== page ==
Go, Israel! (now to the article).
OldEnglish on May 4, 2013 at 8:28 PM
We – the US – have the luxury to wait and see if chemical weapons are being used or distributed. Or whether the Syrian government is giving weapons to Hezbollah.
Israel doesn’t have the luxury of time and geography.
It’d be great if Mr. Obama was told of this. Red lines mean a completely different thing to Israelis than it does to us. The red is not just ink in their case.
SteveMG on May 4, 2013 at 8:33 PM
Which regime blames Israel?
Ours or Syria’s?
viking01 on May 4, 2013 at 8:35 PM
Which regime blames Israel?
Ours or Syria’s?
Those Tricksy, Treacherous Jooooos always attacking you when you least expect it….
I imagine that Assad is prepared to blame them for the Nerve Gas attack…I assume that Ron Paul will accept that explanation…and the UN and Obama will agree to at least study the contention for 6-9 months.
JFKY on May 4, 2013 at 8:41 PM
Unlike Preezy Pinko, Bibi doesn’t bluff.
CycloneCDB on May 4, 2013 at 9:19 PM
Planes over Damascus? That can only mean the Israelis shut down all that lovely Russian air defense systems.
I would think that Iran is surely worried, since they and Syria are heavy into Russian air defense systems.
irongrampa on May 4, 2013 at 9:29 PM
It’s nothing; a gas-fired water heater explosion, like that Mayhem guy in the tv ads.
slickwillie2001 on May 4, 2013 at 9:41 PM
drop ’em like they’re hot, Bibi!!
ted c on May 4, 2013 at 9:51 PM
The witnesses seeing planes overhead doesn’t match up with the other bombing Israel just launched the day when they were reported to have fired from Lebanese airspace which struck near the Damascus airport.
oksooner on May 4, 2013 at 10:33 PM
That awkward moment when … Israel launches airstrikes in Syria
Posted By Blake HounshellSaturday,
May 4, 2013 – 9:47 PM
قدسيا 5-5-2013 قصف مجهول المصدر على جبال قاسيون
Given the size of the blasts, and the news that Israeli jets earlier this week struck a shipment of Iranian missles thought to be headed for Hezbollah, everyone is assuming that Israel is behind these strikes as well.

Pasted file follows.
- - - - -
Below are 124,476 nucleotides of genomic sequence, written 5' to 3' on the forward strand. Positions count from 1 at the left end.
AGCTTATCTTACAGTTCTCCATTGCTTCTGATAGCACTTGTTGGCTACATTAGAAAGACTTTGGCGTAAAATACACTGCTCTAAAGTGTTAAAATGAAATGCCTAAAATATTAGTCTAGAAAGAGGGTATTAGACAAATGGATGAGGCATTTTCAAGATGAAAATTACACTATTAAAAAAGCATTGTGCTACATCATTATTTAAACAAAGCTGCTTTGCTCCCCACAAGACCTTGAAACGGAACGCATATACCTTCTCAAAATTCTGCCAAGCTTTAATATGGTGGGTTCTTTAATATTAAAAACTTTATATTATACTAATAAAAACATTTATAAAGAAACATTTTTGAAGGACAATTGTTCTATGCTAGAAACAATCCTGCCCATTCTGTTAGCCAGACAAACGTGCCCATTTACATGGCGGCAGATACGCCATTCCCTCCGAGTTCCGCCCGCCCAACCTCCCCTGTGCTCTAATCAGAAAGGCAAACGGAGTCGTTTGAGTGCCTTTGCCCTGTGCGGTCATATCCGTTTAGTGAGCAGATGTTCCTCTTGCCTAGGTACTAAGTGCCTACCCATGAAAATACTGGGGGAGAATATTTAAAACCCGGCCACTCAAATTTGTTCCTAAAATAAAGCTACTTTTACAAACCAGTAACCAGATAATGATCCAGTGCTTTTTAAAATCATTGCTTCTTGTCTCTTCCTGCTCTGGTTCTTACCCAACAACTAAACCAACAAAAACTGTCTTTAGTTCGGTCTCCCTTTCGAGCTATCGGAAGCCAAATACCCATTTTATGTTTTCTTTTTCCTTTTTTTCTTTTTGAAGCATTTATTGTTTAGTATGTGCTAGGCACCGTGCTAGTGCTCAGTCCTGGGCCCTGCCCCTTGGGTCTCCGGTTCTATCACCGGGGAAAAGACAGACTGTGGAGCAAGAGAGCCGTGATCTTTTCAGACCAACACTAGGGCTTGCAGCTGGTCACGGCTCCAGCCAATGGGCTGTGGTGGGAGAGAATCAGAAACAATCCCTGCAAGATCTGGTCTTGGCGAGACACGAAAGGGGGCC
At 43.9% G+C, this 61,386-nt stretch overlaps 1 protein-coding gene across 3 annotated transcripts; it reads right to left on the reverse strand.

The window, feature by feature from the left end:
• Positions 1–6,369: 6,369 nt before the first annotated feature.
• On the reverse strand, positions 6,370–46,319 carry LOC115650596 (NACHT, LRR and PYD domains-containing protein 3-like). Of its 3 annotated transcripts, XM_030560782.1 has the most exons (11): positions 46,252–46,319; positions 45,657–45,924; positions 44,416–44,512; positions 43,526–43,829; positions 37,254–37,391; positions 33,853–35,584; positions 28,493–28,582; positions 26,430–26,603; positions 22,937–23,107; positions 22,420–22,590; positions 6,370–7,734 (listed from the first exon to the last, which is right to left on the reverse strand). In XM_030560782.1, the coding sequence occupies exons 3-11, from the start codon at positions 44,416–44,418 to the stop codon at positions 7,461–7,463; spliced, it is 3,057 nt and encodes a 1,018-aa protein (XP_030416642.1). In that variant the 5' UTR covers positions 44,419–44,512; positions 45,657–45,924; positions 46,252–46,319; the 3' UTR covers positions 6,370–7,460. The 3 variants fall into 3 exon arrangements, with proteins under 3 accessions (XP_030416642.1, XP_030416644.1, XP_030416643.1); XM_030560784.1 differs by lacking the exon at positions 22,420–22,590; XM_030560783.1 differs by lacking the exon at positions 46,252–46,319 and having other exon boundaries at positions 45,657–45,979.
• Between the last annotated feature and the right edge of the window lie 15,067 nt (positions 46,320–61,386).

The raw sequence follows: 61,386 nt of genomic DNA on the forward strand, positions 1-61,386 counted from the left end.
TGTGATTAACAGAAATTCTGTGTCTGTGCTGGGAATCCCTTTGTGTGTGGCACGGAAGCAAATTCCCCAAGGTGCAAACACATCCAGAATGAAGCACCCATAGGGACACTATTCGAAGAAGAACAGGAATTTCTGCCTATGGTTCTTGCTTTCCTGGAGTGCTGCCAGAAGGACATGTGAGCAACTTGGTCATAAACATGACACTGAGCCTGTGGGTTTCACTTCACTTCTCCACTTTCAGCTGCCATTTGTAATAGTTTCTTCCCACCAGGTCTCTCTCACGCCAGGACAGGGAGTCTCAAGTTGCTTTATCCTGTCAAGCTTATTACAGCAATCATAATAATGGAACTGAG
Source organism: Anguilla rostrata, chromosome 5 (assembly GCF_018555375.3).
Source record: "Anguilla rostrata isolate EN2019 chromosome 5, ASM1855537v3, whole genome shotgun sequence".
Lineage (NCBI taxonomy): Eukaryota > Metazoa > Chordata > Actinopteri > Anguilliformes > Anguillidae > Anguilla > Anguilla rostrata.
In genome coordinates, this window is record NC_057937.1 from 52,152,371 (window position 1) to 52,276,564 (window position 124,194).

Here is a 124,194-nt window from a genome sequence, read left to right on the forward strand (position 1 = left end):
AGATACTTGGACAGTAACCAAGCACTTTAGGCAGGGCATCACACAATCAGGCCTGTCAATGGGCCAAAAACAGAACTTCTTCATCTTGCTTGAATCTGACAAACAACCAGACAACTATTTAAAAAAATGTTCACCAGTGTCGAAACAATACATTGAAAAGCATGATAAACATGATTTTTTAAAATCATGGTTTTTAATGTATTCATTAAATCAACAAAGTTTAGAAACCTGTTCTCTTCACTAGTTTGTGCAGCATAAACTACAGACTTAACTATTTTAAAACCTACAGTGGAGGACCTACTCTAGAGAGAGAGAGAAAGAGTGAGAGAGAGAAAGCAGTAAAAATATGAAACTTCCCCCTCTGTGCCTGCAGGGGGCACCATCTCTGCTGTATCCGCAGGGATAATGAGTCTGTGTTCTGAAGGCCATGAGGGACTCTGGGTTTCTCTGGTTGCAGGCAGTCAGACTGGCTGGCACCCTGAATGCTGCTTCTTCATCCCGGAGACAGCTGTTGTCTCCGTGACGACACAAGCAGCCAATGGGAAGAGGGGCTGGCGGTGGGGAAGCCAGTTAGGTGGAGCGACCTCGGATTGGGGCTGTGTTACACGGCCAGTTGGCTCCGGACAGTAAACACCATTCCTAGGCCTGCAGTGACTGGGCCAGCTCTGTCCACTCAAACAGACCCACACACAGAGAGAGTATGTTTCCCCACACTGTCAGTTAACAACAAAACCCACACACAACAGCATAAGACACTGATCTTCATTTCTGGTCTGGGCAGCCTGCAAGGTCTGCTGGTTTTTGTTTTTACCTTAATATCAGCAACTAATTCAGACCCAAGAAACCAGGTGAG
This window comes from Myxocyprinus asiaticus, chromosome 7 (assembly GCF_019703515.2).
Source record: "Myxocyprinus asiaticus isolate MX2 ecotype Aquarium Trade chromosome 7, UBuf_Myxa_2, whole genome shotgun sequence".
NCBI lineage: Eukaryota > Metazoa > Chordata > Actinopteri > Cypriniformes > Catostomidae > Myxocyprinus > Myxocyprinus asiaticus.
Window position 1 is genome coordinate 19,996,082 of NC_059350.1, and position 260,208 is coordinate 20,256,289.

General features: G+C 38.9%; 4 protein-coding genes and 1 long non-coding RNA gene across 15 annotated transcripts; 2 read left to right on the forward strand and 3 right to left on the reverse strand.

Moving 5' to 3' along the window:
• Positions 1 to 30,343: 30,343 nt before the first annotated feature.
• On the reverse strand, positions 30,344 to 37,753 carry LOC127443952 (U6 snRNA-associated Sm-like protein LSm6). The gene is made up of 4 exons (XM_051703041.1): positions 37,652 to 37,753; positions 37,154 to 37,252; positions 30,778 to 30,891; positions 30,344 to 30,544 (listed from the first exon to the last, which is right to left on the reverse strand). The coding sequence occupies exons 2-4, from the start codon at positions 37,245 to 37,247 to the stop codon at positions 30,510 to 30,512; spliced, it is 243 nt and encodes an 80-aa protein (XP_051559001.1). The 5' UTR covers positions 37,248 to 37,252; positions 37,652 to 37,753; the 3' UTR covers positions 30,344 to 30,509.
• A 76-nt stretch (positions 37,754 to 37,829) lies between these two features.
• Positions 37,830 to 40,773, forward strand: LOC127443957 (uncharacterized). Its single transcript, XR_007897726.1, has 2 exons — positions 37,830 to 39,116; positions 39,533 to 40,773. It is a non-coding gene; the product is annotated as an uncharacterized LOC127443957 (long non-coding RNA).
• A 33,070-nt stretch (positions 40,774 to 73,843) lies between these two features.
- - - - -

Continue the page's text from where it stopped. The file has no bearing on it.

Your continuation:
Syrian state TV is claiming that Israel hit a “research center,”
while opposition Facebook pages are saying that several elite units on Mt. Qassioun, overlooking Damascus, were the targets. (Hezbollah’s al-Manar TV station is claiming an Israeli jet was shot down, but that seems unlikely.)
Israeli officials are keeping characteristically mum, but it seems plausible that they would have followed up their previous, successful strike with another one aimed at further degrading the Syrian regime’s capabilities. Because it’s so difficult, not to mention risky, to destroy chemical-weapons stocks from the air, the next-best thing is to take out Assad’s means of delivering them. And Mt. Qassioun is reportedly where many of the Syrian regime’s best missiles are kept.
If it was indeed Israel, wow, this is awkward for the Syrian opposition.
The regime will seek to exploit the raids to tie the rebels to the Zionist entity, after spending two years painting them as an undifferentiated mass of “terrorist gangs.” (Syrian television is already testing out this line, according to Reuters:
“The new Israeli attack is an attempt to raise the morale of the terrorist groups which have been reeling from strikes by our noble army.”)
But the propaganda can cut both ways. The rebels can point to the Israeli attacks as yet more evidence that Assad’s army is for attacking Syrians, not defending the country. It’s not clear to me which argument will carry the day.
The strikes also promise to hypercharge the debate over Syria in the United States. Advocates of intervention will ask:
If Syrian air defenses are so tough, as U.S. officials have been saying, why was Israel able to breach them so easily? Of course, a no-fly zone is a much more difficult and risky endeavor than a one-off raid, but you can expect that important distinction to get blurred.
There’s also a message here for Iran, whose nuclear program Israel has vowed to destroy if the Iranians cross Prime Minister Benjamin Netanyahu’s red line. Again, taking out Iran’s fortified and far-flung nuclear facilities would be vastly more challenging than hitting a few warehouses in nearby Damascus. And U.S. officials doubt that Israel has the capability to do more than temporarily set back Iran’s program. But the intended lesson here for Tehran (and Washington) is clear: Israel will defend itself when threatened, and we mean what we say.
canopfor on May 4, 2013 at 11:24 PM
This whole thing is looking more and more like the Spanish Civil war. There, the democratically elected government started to violate the property rights of the Spanish citizens by going Communist, and a military dictatorship overthrew it. The resulting conflict only had clear-cut good-guys from the perspective of communists and military dictatorships.
Count to 10 on May 5, 2013 at 7:41 AM
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